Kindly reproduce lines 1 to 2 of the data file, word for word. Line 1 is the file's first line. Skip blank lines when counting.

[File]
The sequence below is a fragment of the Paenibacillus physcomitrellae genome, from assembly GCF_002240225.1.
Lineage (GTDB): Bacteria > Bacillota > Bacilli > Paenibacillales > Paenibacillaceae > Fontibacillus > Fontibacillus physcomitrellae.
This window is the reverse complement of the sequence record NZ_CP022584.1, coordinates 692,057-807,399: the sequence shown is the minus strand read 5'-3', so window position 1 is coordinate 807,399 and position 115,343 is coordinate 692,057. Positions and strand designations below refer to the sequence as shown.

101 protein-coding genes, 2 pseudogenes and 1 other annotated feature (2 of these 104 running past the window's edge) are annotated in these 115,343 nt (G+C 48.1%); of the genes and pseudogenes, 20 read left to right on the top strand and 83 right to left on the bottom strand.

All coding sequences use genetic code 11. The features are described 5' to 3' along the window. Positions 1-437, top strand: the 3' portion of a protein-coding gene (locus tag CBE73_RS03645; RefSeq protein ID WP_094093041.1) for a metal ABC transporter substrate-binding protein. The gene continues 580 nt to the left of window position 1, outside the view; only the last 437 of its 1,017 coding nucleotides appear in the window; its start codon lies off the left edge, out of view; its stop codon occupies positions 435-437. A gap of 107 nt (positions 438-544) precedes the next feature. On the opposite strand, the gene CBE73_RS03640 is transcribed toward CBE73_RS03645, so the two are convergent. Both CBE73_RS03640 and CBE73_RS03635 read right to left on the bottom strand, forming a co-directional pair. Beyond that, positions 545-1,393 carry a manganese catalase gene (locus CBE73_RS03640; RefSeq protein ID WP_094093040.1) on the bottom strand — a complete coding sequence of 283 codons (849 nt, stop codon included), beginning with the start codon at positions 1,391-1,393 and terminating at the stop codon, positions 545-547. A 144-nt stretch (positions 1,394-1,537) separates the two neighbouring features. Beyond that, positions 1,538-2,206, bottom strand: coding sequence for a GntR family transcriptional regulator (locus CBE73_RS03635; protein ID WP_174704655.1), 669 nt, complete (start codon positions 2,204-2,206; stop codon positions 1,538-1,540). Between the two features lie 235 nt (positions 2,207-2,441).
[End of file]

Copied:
The sequence below is a fragment of the Paenibacillus physcomitrellae genome, from assembly GCF_002240225.1.
Lineage (GTDB): Bacteria > Bacillota > Bacilli > Paenibacillales > Paenibacillaceae > Fontibacillus > Fontibacillus physcomitrellae.